Are Bitcoins the New Tulips? You Won’t Believe how They’re Related!

As far fetched as it sounds, tulips can teach us many lessons about the future of Bitcoin.

When future generations read about Bitcoin’s early history, will they refer to it as an equivalent of the 15th century “Tulipmania” bubble? The parallels between the Dutch Tulip Craze that we’ll talk about and Bitcoin are quite compelling. Although we do feel it’s too early to determine how the Bitcoin story will play out, looking into the past is always a great way to assess the future.

How Tulipmania Began

Only gardeners or florists pay much attention to tulips these days, but go back to Europe around 400 years ago and they were just as popular, if not more, than the latest iPhone. Available primarily in modern day Netherlands, their popularity as a status symbol soon made its way into a very early form of the futures market. Contracts for tulips were traded back and forth just like we trade forex, oil, or gold today: a contracts were exchanged based on where prices were predicted to be headed. News spread quickly of this new phenomenon and soon stories were told about people becoming massively wealthy overnight, simply by purchasing tulip contracts. Not just the elite, but everyday people began exchanging their possessions and even land for an opportunity to join the tulip craze, all while the price kept rising. Euphoria was indeed in the air as tulip investors imagined a world where everyone could free themselves from poverty with just a small share of tulips. This euphoria unfortunately signaled the peak of the market. Almost as quickly as prices for tulips had risen, investors soon found they were no longer able to sell their contracts or bulbs; prices had simply been pushed up too high. In a matter of weeks, the price for tulips fell sharply, leaving many an investor with an empty pocket.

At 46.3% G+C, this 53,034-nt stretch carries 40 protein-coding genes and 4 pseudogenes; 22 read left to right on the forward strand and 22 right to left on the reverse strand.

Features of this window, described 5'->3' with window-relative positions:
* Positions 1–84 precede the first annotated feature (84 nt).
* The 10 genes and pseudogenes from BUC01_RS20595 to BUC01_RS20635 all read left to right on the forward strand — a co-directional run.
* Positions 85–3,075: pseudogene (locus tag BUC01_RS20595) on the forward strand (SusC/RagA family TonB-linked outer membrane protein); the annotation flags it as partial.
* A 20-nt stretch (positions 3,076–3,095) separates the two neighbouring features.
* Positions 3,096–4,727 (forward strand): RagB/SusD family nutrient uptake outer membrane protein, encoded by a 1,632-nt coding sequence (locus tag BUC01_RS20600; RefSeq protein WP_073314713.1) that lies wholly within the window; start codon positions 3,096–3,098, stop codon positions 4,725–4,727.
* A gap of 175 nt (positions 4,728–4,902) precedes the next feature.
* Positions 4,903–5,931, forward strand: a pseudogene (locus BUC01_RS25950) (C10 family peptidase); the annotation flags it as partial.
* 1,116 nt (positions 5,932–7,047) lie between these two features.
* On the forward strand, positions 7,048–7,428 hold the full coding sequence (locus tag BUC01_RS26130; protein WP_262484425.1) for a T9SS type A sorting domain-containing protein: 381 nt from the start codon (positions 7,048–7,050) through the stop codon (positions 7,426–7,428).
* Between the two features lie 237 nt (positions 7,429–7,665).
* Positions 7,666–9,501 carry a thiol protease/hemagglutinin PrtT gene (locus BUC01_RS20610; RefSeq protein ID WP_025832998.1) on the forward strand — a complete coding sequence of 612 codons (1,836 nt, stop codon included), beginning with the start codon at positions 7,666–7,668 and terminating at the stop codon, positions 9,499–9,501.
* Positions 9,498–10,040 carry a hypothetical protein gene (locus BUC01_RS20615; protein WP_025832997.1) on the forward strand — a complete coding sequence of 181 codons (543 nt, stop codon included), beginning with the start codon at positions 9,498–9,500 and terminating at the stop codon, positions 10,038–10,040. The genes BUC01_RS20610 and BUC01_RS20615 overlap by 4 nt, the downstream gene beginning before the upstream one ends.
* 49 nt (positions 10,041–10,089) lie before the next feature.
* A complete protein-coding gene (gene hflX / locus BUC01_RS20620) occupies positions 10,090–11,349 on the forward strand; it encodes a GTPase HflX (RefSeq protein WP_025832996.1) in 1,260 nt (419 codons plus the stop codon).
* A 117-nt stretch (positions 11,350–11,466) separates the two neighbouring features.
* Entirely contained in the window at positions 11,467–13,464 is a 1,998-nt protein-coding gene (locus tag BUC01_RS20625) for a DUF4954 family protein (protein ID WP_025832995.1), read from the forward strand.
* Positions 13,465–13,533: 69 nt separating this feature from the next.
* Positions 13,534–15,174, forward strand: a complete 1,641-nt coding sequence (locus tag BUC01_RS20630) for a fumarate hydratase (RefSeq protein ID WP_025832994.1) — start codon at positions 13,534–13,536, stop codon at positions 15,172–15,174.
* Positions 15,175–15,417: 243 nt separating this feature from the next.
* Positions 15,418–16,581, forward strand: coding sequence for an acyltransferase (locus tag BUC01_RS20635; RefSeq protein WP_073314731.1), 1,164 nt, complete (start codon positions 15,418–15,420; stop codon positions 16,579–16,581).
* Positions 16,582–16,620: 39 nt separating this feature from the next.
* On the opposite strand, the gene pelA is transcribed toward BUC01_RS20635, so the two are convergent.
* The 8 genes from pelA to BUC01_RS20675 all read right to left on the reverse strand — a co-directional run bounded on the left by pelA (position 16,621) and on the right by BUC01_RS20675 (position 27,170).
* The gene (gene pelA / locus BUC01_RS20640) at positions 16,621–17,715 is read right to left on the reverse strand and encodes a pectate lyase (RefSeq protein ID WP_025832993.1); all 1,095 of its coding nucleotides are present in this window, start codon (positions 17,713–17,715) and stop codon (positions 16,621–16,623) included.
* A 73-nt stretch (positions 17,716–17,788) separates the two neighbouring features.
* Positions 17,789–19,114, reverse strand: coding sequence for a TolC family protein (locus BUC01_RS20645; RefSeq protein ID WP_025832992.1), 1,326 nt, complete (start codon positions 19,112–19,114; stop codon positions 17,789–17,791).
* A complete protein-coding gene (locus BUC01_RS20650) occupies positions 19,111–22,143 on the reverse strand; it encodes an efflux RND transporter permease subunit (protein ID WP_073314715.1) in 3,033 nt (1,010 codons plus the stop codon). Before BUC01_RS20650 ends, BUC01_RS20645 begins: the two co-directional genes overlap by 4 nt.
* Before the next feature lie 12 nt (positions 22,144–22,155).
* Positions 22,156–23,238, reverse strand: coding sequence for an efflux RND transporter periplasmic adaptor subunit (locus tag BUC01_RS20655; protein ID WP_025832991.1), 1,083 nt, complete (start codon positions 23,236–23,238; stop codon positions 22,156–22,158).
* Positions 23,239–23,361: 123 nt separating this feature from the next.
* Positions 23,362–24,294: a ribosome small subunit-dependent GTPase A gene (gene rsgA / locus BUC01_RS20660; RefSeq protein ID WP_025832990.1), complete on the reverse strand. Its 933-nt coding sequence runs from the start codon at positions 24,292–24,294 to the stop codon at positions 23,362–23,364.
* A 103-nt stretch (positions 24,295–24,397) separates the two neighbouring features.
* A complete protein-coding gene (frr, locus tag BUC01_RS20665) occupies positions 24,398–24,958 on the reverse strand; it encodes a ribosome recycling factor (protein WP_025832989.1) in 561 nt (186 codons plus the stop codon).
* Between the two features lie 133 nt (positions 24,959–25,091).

What Can We Learn From Tulipmania?

There are many parallels between the tulip story and what we are seeing with Bitcoin. First, similar to tulips, Bitcoin has a limited supply that can be “harvested.” Secondly, in 15th century Europe, tulips were a complete phenomenon, the same way that a cryptocurrency like Bitcoin is unique for us today. Finally, Bitcoin, just like tulip contracts has a value that can be exchanged for goods or services.

A Major Difference Between Now and Then

There is one important difference though. Although the tulip contacts ended in a bubble, the value on the contract could still be exchanged for tulips, in essence, there was something physical backing the contact. In the case of Bitcoin though, there is nothing to physically back up this cyptocurrency. Bitcoin is an example of pure supply and demand in action. It’s rapid rise in 2017 can be only attributed to speculation as nothing physical is behind Bitcoin. The idea of a cryptocurrency is very interesting, and for a variety of reasons it seems this form of currency is here to stay. What would be very interesting is if there were a form of Bitcoin that did carry more sense of security and assurance with it. No doubt it would at least make for a more certain investment than something based purely on faith.    

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